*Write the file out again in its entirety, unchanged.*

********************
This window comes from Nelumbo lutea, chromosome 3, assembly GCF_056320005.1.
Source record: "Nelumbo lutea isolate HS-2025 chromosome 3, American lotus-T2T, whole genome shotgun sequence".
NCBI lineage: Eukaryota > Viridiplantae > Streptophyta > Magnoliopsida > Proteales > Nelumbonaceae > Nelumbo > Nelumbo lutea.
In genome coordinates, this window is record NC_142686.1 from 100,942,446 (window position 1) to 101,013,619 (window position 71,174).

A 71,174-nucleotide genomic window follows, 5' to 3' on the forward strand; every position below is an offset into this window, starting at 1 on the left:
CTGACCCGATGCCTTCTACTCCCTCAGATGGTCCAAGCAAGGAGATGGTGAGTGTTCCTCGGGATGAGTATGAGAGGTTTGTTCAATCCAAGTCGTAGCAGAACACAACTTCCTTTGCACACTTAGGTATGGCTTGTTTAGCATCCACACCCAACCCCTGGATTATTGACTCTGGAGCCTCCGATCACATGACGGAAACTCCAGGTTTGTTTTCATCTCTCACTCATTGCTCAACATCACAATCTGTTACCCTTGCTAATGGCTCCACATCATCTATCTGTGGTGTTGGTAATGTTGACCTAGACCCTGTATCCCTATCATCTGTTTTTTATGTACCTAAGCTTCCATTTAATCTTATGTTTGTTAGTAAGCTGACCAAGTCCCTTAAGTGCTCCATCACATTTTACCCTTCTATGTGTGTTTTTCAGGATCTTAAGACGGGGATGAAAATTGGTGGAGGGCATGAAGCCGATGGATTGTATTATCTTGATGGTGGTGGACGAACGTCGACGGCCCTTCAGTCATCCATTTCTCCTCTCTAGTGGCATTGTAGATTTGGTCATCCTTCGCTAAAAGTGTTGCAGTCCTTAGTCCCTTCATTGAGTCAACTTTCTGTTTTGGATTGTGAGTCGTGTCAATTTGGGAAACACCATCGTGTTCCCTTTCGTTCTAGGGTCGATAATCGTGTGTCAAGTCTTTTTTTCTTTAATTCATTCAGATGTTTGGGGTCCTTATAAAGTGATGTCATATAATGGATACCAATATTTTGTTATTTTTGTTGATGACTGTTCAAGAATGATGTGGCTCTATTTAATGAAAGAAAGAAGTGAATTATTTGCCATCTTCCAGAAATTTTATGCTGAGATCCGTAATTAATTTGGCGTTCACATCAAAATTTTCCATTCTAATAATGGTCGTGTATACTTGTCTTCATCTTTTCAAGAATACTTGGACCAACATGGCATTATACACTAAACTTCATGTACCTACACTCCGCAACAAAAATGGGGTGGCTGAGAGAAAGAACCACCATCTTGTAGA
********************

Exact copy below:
This window comes from Nelumbo lutea, chromosome 3, assembly GCF_056320005.1.
Source record: "Nelumbo lutea isolate HS-2025 chromosome 3, American lotus-T2T, whole genome shotgun sequence".
NCBI lineage: Eukaryota > Viridiplantae > Streptophyta > Magnoliopsida > Proteales > Nelumbonaceae > Nelumbo > Nelumbo lutea.
In genome coordinates, this window is record NC_142686.1 from 100,942,446 (window position 1) to 101,013,619 (window position 71,174).

A 71,174-nucleotide genomic window follows, 5' to 3' on the forward strand; every position below is an offset into this window, starting at 1 on the left:
CTGACCCGATGCCTTCTACTCCCTCAGATGGTCCAAGCAAGGAGATGGTGAGTGTTCCTCGGGATGAGTATGAGAGGTTTGTTCAATCCAAGTCGTAGCAGAACACAACTTCCTTTGCACACTTAGGTATGGCTTGTTTAGCATCCACACCCAACCCCTGGATTATTGACTCTGGAGCCTCCGATCACATGACGGAAACTCCAGGTTTGTTTTCATCTCTCACTCATTGCTCAACATCACAATCTGTTACCCTTGCTAATGGCTCCACATCATCTATCTGTGGTGTTGGTAATGTTGACCTAGACCCTGTATCCCTATCATCTGTTTTTTATGTACCTAAGCTTCCATTTAATCTTATGTTTGTTAGTAAGCTGACCAAGTCCCTTAAGTGCTCCATCACATTTTACCCTTCTATGTGTGTTTTTCAGGATCTTAAGACGGGGATGAAAATTGGTGGAGGGCATGAAGCCGATGGATTGTATTATCTTGATGGTGGTGGACGAACGTCGACGGCCCTTCAGTCATCCATTTCTCCTCTCTAGTGGCATTGTAGATTTGGTCATCCTTCGCTAAAAGTGTTGCAGTCCTTAGTCCCTTCATTGAGTCAACTTTCTGTTTTGGATTGTGAGTCGTGTCAATTTGGGAAACACCATCGTGTTCCCTTTCGTTCTAGGGTCGATAATCGTGTGTCAAGTCTTTTTTTCTTTAATTCATTCAGATGTTTGGGGTCCTTATAAAGTGATGTCATATAATGGATACCAATATTTTGTTATTTTTGTTGATGACTGTTCAAGAATGATGTGGCTCTATTTAATGAAAGAAAGAAGTGAATTATTTGCCATCTTCCAGAAATTTTATGCTGAGATCCGTAATTAATTTGGCGTTCACATCAAAATTTTCCATTCTAATAATGGTCGTGTATACTTGTCTTCATCTTTTCAAGAATACTTGGACCAACATGGCATTATACACTAAACTTCATGTACCTACACTCCGCAACAAAAATGGGGTGGCTGAGAGAAAGAACCACCATCTTGTAGA